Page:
Hongkongers’ right for self-determination was stripped away by China when the United Nations granted China’s demand to take Hong Kong (and Macau) off the list of colonies. Hong Kong’s right to self-determination forms the core of Youngspiration’s election campaign.
Youngspiration joined hands with a number of district-focused young political groups to work towards regaining this right by standing in the September election. The alliance’s plan, in summary, is to build Hongkongers’ sense of identity and political awareness.
According to their plan, Youngspiration and its allies will leverage the political power and resources of legislators to push for policies that are in line with Hongkongers’ interests, to unite Hongkongers and push forward a self-determination referendum in 2021. The team will start the discussion right after having been successfully elected. “We are running out of time. 2047 is just around the corner and a referendum to determine the future of Hong Kong is crucial. Our right to self-determination was taken away from us during the negotiation between Britain and China in the 70’s and 80’s, and we must not let history repeat itself. Continuing 1-Country-2-Systems, Hong Kong independence and other options will be included in the referendum,” explained Leung. “Our beliefs and plans are based on civic or liberal nationalism. Without a shared identity, a referendum would not be representational. By the time the referendum is complete, the candidates at the Chief Executive election in 2022 will be under significant pressure to either represent Hongkongers or continue to be China’s cronies, the latter will surely trigger the nerves of Hongkongers then as the sense of identity would be strong enough to bring substantial consequences.”
Given the lack of a referendum act in Hong Kong, Younspiration and its alliance are still exploring ways to conduct the referendum, one possible way is electronic voting, but details are yet to be disclosed. “It is feasible with the technology advancement nowadays, though it has to be credible,” said Leung. “Our priority is to dispel people’s misconceptions about Hong Kong. Many people, in or outside of Hong Kong, say that without China, Hong Kong cannot survive, and claim that imports from China is Hong Kong’s lifeline, but they are simply wrong. Rice, for example, is mainly imported from Thailand. Water is another example of China’s propaganda that becomes ‘truth’: the amount of Dongjiang River’s sub-standard water, which Hong Kong buys at an extremely high price based on an unfair deal, and which we pour into the sea every year, is just another example. We want to spend five years to educate and dis-indoctrinate people so that Hongkongers can regain confidence in ourselves and make a well-informed decision at the referendum in 2021.”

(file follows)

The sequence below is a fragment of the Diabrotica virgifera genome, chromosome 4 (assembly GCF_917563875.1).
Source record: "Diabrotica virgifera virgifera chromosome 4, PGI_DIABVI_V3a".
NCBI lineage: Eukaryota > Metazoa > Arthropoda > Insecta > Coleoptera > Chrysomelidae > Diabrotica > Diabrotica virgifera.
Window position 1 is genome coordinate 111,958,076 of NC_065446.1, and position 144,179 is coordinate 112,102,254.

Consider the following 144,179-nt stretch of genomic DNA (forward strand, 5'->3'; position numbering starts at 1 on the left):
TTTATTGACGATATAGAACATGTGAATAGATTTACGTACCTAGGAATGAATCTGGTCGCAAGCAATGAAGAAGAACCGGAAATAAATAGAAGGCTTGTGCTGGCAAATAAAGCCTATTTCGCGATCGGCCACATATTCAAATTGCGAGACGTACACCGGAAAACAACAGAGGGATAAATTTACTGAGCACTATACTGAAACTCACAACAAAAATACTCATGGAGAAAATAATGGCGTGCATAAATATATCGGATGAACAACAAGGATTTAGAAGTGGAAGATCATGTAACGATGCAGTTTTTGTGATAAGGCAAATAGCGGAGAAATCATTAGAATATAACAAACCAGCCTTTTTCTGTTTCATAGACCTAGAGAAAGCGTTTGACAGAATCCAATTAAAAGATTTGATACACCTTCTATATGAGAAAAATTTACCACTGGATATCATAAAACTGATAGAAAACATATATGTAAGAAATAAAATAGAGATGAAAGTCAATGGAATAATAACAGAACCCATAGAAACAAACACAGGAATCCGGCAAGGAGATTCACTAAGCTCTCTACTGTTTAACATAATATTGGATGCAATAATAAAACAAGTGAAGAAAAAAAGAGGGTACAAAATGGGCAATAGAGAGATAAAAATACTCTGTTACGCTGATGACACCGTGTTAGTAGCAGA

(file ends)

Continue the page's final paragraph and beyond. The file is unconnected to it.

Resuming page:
Youngspiration and its allies believe that Hong Kong’s history has created a unique polity: Hongkongers, who do not need foreign regimes, including that of China, to approve or endorse their unique identity and god-given right to self-determination. The group’s plan for a referendum will be primarily driven by the elected legislators using their status inside the Legislative Council. “With a decision made by the majority, who are well informed, at the referendum, all legislators and even the government will have to follow. This means Hongkongers will taste, for the first time, what it is like to have full control of our government and our future,” said Leung.
In terms of the details of the referendum, tactics they may use at the Legislative Council chamber to push for policies that are in line with Hongkongers’ interests, and the education campaigns they will launch, Youngspiration declined to reveal them as they do not want the Hong Kong SAR and China governments and their cronies to have time to prepare for any of them.
The Electoral Affairs Commission issued a statement on 14/July saying that all candidates must sign a declaration stating that they will uphold the Basic Law and pledge allegiance to the HKSAR. The move immediately came under suspicion as being intended to stop localists and pro-Hong Kong independence activists from taking part in the upcoming election. In response to the EAC statement, Baggio Leung said, “if the government believes it can deny candidature of pro-independence figures and compromise the rule of law by this kind of bureaucratic PR stunt, think twice. We shall spare no effort to fight for Hongkonger’s political representation.”
Youngspiration‘s members and its allies who have submitted their nomination refused to sign the declaration saying that it is a mean to stop anyone who holds different opinion from standig in the election, which violated the Basic Law and procedural justice.
Below is the list of candidates Youngspiration and its allies drew up for the upcoming election:
New Territories West (3 candidates in 1 ticket)
Henry Wong Pak-yu: Spokesperson of Tin Shui Wai New Force and Community Executive. Wong stood in the 2015 District Council Election in Tin Heng constituency of Yuen Long District.
RHKN Series “Localism: From Street Protests to Council Chamber”: